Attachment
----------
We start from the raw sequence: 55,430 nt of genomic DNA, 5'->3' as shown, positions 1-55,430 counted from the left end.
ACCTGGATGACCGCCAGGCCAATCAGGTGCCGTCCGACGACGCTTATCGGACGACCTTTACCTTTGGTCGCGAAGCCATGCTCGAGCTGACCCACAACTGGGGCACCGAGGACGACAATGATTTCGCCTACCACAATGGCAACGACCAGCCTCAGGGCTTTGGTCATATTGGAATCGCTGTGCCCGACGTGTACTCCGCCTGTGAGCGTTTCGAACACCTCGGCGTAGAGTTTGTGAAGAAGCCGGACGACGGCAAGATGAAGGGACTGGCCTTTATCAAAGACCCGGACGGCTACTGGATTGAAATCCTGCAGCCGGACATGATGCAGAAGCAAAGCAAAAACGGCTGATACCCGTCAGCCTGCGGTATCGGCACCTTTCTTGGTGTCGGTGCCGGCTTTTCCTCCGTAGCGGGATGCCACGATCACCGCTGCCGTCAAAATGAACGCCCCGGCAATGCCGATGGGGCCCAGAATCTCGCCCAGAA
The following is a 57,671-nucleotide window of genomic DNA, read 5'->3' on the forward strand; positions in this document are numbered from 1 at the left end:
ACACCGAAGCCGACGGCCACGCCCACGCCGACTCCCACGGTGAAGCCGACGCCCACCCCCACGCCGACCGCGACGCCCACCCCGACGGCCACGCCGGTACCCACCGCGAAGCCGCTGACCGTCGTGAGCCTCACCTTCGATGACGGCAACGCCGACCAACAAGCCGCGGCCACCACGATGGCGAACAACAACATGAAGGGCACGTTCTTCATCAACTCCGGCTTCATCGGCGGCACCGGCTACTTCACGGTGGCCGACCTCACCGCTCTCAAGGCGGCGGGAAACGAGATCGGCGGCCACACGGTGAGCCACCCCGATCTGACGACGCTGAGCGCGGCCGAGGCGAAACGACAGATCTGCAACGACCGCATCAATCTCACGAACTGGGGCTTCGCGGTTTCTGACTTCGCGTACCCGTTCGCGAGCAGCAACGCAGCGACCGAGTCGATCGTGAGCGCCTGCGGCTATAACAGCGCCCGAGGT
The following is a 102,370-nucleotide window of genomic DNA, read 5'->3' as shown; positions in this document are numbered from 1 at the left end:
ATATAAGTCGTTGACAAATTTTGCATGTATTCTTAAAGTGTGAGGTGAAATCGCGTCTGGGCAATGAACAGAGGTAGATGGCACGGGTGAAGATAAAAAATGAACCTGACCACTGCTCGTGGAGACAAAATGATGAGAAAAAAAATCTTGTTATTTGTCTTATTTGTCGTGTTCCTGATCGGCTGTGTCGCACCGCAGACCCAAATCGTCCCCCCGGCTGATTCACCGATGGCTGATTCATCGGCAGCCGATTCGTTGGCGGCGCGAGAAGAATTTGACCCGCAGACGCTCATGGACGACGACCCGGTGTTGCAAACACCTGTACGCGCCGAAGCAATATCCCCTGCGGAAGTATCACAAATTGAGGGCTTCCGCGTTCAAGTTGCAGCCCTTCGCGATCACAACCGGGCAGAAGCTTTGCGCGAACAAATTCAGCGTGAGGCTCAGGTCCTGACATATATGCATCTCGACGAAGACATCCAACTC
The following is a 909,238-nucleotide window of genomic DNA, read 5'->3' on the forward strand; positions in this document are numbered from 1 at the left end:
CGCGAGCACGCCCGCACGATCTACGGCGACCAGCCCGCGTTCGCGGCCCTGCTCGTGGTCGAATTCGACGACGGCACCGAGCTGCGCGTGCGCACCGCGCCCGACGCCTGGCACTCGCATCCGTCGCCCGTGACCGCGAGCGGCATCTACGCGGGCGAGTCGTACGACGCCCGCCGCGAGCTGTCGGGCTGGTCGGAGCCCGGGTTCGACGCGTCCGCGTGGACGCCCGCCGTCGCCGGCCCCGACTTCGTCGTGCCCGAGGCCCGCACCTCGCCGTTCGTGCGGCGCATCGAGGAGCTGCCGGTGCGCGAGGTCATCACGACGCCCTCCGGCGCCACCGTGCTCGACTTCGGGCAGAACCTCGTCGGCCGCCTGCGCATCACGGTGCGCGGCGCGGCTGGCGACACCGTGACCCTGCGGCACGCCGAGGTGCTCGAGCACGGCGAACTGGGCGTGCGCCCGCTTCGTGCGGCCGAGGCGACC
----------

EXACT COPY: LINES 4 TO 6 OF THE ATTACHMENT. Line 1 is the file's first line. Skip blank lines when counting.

ACACCGAAGCCGACGGCCACGCCCACGCCGACTCCCACGGTGAAGCCGACGCCCACCCCCACGCCGACCGCGACGCCCACCCCGACGGCCACGCCGGTACCCACCGCGAAGCCGCTGACCGTCGTGAGCCTCACCTTCGATGACGGCAACGCCGACCAACAAGCCGCGGCCACCACGATGGCGAACAACAACATGAAGGGCACGTTCTTCATCAACTCCGGCTTCATCGGCGGCACCGGCTACTTCACGGTGGCCGACCTCACCGCTCTCAAGGCGGCGGGAAACGAGATCGGCGGCCACACGGTGAGCCACCCCGATCTGACGACGCTGAGCGCGGCCGAGGCGAAACGACAGATCTGCAACGACCGCATCAATCTCACGAACTGGGGCTTCGCGGTTTCTGACTTCGCGTACCCGTTCGCGAGCAGCAACGCAGCGACCGAGTCGATCGTGAGCGCCTGCGGCTATAACAGCGCCCGAGGT
The following is a 102,370-nucleotide window of genomic DNA, read 5'->3' as shown; positions in this document are numbered from 1 at the left end:
ATATAAGTCGTTGACAAATTTTGCATGTATTCTTAAAGTGTGAGGTGAAATCGCGTCTGGGCAATGAACAGAGGTAGATGGCACGGGTGAAGATAAAAAATGAACCTGACCACTGCTCGTGGAGACAAAATGATGAGAAAAAAAATCTTGTTATTTGTCTTATTTGTCGTGTTCCTGATCGGCTGTGTCGCACCGCAGACCCAAATCGTCCCCCCGGCTGATTCACCGATGGCTGATTCATCGGCAGCCGATTCGTTGGCGGCGCGAGAAGAATTTGACCCGCAGACGCTCATGGACGACGACCCGGTGTTGCAAACACCTGTACGCGCCGAAGCAATATCCCCTGCGGAAGTATCACAAATTGAGGGCTTCCGCGTTCAAGTTGCAGCCCTTCGCGATCACAACCGGGCAGAAGCTTTGCGCGAACAAATTCAGCGTGAGGCTCAGGTCCTGACATATATGCATCTCGACGAAGACATCCAACTC